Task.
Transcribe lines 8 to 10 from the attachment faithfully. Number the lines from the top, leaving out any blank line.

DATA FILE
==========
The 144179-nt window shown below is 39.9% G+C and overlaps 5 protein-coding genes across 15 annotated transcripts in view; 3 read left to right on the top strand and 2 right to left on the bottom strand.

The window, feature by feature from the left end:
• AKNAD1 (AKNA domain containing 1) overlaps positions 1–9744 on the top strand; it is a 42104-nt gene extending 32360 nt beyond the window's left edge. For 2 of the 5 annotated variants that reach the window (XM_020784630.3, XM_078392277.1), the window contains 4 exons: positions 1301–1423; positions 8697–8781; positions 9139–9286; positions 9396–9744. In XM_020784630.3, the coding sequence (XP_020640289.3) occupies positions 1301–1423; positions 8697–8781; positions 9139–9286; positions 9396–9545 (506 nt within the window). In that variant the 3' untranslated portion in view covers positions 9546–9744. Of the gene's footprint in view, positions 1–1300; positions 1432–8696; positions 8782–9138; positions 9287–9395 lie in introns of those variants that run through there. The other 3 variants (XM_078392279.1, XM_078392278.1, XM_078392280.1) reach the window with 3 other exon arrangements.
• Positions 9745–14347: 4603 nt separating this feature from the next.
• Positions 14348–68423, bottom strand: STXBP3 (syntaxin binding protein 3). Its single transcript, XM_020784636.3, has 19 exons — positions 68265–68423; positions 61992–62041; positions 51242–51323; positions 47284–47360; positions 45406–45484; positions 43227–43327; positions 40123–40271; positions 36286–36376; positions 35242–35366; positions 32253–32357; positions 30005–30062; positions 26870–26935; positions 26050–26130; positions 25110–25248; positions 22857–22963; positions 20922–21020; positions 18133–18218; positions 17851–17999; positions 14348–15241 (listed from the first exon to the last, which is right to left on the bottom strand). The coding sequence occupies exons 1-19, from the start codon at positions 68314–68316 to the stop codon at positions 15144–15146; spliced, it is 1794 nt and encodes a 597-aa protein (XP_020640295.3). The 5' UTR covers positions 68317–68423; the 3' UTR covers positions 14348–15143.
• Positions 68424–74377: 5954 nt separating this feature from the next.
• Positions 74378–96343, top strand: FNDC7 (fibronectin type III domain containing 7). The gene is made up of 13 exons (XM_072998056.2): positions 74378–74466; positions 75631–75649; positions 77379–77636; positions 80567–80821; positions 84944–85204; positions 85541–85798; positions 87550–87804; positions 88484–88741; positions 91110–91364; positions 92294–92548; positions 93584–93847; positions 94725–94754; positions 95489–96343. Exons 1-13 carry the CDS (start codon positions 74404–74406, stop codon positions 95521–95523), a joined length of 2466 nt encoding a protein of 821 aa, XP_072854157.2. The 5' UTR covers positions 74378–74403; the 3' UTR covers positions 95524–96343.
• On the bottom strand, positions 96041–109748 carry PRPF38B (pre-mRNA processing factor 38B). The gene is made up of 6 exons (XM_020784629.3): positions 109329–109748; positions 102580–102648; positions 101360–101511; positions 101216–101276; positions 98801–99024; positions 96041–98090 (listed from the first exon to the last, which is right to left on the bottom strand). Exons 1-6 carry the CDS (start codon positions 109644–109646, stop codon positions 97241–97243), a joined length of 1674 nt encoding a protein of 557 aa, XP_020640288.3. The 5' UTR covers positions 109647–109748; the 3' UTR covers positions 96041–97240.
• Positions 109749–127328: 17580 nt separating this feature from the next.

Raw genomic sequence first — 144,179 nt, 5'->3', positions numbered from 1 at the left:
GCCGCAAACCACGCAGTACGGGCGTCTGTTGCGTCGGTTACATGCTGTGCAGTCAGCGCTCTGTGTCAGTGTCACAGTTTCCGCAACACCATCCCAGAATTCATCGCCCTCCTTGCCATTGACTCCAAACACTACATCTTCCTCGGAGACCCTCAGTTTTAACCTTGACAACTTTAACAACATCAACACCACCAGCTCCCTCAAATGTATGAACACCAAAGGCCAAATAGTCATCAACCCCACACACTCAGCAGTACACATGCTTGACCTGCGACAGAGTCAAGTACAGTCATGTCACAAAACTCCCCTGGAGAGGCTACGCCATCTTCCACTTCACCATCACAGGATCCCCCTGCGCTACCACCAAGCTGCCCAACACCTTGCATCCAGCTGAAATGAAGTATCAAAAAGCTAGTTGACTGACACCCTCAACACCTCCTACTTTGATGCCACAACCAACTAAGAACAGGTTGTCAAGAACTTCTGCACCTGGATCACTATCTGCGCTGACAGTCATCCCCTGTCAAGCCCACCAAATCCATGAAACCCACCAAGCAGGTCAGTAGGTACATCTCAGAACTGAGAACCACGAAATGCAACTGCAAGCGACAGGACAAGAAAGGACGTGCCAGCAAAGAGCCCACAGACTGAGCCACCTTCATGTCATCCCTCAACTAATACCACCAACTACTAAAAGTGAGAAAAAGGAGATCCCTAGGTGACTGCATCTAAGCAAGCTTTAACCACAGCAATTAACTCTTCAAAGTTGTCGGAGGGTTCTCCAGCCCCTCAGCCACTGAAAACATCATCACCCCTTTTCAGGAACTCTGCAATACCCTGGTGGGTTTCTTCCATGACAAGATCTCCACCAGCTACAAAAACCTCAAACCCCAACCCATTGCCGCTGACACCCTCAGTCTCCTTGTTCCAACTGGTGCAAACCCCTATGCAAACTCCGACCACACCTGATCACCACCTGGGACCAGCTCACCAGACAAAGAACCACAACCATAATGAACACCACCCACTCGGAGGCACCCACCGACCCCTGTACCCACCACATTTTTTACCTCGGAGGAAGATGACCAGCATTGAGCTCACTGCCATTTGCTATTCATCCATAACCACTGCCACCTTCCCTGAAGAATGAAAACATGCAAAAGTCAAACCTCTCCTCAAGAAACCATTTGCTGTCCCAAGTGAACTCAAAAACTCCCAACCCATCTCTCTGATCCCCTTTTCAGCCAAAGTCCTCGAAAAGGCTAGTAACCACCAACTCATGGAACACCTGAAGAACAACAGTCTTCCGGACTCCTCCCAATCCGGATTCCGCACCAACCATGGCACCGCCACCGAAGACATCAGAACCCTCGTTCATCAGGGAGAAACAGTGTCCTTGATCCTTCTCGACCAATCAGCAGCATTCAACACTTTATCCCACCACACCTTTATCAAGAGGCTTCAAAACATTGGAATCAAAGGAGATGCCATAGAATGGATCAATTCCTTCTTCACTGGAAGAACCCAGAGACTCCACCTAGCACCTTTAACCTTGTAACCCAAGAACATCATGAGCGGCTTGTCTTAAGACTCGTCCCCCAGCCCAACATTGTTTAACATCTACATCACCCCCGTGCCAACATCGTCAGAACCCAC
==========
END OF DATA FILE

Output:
• On the bottom strand, positions 96041–109748 carry PRPF38B (pre-mRNA processing factor 38B). The gene is made up of 6 exons (XM_020784629.3): positions 109329–109748; positions 102580–102648; positions 101360–101511; positions 101216–101276; positions 98801–99024; positions 96041–98090 (listed from the first exon to the last, which is right to left on the bottom strand). Exons 1-6 carry the CDS (start codon positions 109644–109646, stop codon positions 97241–97243), a joined length of 1674 nt encoding a protein of 557 aa, XP_020640288.3. The 5' UTR covers positions 109647–109748; the 3' UTR covers positions 96041–97240.
• Positions 109749–127328: 17580 nt separating this feature from the next.

Raw genomic sequence first — 144,179 nt, 5'->3', positions numbered from 1 at the left: